Finally, in order to collect a larger, more robust well-being sample versus previous years’ rankings, Sharecare and BEDAC included opt-in data from RealAge, Sharecare’s digital health risk assessment that captures well-being within the five health domains tracked by WBI, and further expands insights to include additional health behaviors, reported co-morbidities, and mortality risk.

Results

For the combined 2019 CWBI state rankings, Hawaii, a consistently top ranked state in well-being for prior years, continued to demonstrate its status as an elite state in health and well-being, taking the top spot. Meanwhile, Mississippi took last place on the CWBI based on bottom positions in three of 10 domains (financial, physical, and food access) and ranking in the bottom quintile in five additional domains (social, community, healthcare access, housing & transportation, and economic security). Further, each of the bottom five states continue the pattern of those with the worst well-being being concentrated in the South.

For the first time in WBI history, New Hampshire ranked first in well-being nationally, followed by “well-being elite states” like Hawaii, Utah, and Colorado. Oregon, which has typically fallen in a middle quintile for overall well-being, landed the fifth spot this year. On the other end of the ranking, Mississippi ranked 50th in overall well-being nationally, breaking West Virginia’s 5+ years of ranking last in our nation’s well-being. Other states falling in the bottom five for overall well-being include Alabama, Delaware, Louisiana, and Kentucky.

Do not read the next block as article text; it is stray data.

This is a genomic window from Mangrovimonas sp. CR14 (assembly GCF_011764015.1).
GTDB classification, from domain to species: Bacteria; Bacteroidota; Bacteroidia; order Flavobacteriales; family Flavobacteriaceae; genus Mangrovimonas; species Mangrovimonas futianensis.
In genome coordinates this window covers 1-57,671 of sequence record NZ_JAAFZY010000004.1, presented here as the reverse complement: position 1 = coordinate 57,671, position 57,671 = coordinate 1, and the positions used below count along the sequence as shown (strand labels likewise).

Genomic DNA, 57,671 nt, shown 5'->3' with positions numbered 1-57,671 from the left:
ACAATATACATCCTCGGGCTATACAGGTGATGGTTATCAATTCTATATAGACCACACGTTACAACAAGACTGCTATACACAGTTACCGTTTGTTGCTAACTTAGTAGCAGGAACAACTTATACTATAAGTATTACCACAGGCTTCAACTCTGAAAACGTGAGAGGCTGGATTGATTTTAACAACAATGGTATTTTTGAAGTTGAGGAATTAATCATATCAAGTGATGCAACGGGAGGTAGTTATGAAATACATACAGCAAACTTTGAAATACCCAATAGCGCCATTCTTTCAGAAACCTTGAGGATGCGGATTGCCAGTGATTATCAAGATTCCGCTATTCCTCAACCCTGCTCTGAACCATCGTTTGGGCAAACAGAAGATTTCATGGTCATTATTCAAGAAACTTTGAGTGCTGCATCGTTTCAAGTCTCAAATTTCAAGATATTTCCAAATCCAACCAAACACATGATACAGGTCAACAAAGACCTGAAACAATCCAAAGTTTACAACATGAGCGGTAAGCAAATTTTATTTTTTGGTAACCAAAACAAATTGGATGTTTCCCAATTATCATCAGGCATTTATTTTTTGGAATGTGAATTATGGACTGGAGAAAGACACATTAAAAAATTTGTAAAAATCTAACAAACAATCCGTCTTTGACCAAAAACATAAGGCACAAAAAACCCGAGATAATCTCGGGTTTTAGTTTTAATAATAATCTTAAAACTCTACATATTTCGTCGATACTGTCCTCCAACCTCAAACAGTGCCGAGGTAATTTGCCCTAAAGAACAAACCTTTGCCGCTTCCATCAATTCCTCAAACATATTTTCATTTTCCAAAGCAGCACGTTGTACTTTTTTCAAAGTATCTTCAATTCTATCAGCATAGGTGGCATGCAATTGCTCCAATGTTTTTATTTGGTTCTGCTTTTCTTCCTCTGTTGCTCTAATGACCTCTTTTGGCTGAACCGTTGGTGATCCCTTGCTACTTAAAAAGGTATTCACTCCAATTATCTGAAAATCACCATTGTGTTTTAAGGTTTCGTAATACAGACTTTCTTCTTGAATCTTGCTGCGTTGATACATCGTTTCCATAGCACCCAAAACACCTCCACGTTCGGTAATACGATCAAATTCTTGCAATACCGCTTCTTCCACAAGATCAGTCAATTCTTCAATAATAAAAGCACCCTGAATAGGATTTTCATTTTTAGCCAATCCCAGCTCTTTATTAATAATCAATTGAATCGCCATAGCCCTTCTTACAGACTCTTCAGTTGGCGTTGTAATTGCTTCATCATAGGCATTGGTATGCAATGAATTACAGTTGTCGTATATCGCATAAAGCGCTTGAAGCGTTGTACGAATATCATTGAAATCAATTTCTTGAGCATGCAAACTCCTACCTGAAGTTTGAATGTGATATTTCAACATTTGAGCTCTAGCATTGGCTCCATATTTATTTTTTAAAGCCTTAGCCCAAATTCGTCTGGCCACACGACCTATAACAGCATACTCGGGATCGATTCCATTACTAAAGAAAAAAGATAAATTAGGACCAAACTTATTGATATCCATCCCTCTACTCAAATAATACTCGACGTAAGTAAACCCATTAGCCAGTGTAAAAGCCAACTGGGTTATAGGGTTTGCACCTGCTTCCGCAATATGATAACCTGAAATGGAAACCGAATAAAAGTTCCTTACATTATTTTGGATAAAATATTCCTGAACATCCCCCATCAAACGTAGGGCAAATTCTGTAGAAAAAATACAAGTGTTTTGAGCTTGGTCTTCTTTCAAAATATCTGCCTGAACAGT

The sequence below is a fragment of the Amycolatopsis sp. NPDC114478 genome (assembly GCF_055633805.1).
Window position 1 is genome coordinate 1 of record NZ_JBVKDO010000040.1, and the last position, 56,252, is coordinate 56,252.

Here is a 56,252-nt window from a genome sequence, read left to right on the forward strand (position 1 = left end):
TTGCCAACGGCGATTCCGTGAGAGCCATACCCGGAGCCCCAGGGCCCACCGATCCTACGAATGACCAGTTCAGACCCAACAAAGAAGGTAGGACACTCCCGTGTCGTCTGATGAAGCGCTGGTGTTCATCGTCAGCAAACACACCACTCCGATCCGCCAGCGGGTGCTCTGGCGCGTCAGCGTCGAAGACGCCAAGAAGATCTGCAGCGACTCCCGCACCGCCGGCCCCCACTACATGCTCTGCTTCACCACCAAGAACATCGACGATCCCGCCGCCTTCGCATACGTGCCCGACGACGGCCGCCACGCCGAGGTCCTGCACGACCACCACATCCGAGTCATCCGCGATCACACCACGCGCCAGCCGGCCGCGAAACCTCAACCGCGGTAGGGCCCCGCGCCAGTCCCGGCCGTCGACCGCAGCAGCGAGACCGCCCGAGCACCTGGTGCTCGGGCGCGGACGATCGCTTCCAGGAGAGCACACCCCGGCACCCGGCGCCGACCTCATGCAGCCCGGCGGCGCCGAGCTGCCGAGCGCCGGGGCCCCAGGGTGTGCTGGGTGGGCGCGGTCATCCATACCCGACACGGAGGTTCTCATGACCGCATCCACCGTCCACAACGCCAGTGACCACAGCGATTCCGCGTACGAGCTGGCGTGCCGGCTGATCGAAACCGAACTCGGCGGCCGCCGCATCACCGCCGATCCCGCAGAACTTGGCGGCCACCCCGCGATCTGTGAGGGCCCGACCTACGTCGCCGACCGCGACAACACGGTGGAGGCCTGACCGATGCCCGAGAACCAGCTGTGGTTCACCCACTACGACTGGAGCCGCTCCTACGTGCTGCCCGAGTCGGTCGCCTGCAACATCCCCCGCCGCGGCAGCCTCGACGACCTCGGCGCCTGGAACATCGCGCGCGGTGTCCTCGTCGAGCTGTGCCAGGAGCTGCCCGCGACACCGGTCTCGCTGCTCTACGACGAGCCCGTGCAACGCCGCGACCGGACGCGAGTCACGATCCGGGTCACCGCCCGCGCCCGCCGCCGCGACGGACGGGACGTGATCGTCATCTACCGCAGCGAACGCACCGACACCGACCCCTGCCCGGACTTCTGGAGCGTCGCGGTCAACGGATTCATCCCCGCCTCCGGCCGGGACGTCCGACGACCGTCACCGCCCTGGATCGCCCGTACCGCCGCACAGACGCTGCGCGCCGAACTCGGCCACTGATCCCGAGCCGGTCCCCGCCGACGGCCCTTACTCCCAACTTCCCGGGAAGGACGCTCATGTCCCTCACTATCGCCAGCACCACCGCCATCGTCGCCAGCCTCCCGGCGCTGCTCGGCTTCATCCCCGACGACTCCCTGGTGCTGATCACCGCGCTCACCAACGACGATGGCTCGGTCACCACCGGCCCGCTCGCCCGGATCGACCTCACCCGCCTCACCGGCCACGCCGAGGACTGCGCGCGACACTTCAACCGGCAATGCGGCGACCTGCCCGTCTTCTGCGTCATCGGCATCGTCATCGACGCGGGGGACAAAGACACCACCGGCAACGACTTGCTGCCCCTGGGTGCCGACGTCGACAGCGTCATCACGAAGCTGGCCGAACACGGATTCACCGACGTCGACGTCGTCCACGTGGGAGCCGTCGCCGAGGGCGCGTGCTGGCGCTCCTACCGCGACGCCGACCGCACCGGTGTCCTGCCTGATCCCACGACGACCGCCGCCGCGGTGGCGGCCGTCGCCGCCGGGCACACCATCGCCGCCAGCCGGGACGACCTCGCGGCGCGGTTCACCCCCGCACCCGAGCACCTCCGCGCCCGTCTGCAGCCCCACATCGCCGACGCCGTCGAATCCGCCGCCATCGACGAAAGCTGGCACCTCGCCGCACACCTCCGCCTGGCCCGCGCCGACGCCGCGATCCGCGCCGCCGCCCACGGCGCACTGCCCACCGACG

Education = Investment

The conditions in which we live explain in part why some Americans are healthier than others and why Americans more generally are not as healthy as they could be.

The building blocks of good health have their foundation in social and emotional skills learned during early childhood.

Based on two generations of social determinants of health indices, Sharecare found that education, historically known as “the great equalizer,” is actually creating more of a divide in the United States. In short, access to quality education is a significant factor that helps predict children’s employment and income later in life. This may also determine where they live and if they have adequate healthcare and a safe environment in which to thrive, according to the U.S. Department of Health and Human Services